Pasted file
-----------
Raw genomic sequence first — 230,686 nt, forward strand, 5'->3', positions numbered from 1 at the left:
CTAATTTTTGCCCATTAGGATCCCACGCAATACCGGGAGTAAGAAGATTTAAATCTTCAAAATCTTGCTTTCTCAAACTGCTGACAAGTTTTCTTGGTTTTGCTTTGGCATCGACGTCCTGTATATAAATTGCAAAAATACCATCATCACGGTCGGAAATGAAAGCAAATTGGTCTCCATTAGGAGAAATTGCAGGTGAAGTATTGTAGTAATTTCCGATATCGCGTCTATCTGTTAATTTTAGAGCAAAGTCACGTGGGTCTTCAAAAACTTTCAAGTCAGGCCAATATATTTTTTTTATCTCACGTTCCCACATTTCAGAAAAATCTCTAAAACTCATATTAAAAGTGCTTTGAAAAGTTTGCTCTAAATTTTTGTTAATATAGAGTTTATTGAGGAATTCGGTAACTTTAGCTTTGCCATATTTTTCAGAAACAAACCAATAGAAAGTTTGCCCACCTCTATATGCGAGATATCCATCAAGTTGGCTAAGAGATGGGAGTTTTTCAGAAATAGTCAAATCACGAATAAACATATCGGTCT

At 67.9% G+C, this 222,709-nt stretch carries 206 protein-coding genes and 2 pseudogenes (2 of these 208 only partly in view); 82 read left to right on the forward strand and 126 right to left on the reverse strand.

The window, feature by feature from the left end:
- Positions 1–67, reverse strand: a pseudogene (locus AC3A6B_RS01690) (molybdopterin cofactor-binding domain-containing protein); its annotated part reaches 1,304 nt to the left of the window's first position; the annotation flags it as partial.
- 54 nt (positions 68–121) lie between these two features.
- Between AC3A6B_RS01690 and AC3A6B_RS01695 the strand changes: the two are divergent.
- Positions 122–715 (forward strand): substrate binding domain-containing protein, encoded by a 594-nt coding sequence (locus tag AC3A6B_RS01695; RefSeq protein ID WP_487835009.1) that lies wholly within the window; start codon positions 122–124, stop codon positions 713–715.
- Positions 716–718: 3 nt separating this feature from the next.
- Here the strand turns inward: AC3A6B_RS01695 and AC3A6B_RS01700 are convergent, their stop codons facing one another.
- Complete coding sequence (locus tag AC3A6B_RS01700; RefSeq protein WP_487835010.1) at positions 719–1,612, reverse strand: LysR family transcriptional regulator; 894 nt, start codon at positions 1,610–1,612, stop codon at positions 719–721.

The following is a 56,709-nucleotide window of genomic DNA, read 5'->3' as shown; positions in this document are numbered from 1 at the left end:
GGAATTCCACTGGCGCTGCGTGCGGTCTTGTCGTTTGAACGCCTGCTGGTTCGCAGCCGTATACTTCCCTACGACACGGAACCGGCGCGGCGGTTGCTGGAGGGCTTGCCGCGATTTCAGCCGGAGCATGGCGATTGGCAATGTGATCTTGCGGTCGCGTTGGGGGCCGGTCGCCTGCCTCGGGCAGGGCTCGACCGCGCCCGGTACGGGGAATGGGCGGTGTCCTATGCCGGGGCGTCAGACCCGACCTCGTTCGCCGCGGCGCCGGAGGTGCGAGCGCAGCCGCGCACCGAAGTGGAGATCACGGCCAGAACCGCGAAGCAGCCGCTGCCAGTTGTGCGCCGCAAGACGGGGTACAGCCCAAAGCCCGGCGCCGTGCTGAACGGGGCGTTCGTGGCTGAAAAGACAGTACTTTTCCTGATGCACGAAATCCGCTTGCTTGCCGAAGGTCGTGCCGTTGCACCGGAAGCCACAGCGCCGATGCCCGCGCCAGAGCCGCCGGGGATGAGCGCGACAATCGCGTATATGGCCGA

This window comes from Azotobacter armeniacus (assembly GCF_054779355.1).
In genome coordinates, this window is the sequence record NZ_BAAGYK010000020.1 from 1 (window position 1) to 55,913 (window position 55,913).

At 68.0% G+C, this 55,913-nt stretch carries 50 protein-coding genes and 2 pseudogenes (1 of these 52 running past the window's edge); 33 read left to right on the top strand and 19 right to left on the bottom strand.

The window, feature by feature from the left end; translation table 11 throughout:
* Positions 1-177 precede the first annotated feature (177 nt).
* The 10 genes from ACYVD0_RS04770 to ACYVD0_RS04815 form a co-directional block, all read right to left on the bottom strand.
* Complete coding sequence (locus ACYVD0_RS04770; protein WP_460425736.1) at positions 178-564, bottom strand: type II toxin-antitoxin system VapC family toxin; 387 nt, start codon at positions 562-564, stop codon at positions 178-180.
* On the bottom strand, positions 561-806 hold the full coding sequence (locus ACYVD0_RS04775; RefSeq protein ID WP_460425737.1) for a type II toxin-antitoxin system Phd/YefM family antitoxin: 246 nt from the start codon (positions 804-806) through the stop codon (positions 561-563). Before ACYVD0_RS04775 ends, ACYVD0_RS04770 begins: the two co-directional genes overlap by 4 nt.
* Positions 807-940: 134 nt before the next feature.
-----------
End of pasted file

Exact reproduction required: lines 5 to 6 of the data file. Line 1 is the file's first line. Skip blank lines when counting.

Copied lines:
- Positions 1–67, reverse strand: a pseudogene (locus AC3A6B_RS01690) (molybdopterin cofactor-binding domain-containing protein); its annotated part reaches 1,304 nt to the left of the window's first position; the annotation flags it as partial.
- 54 nt (positions 68–121) lie between these two features.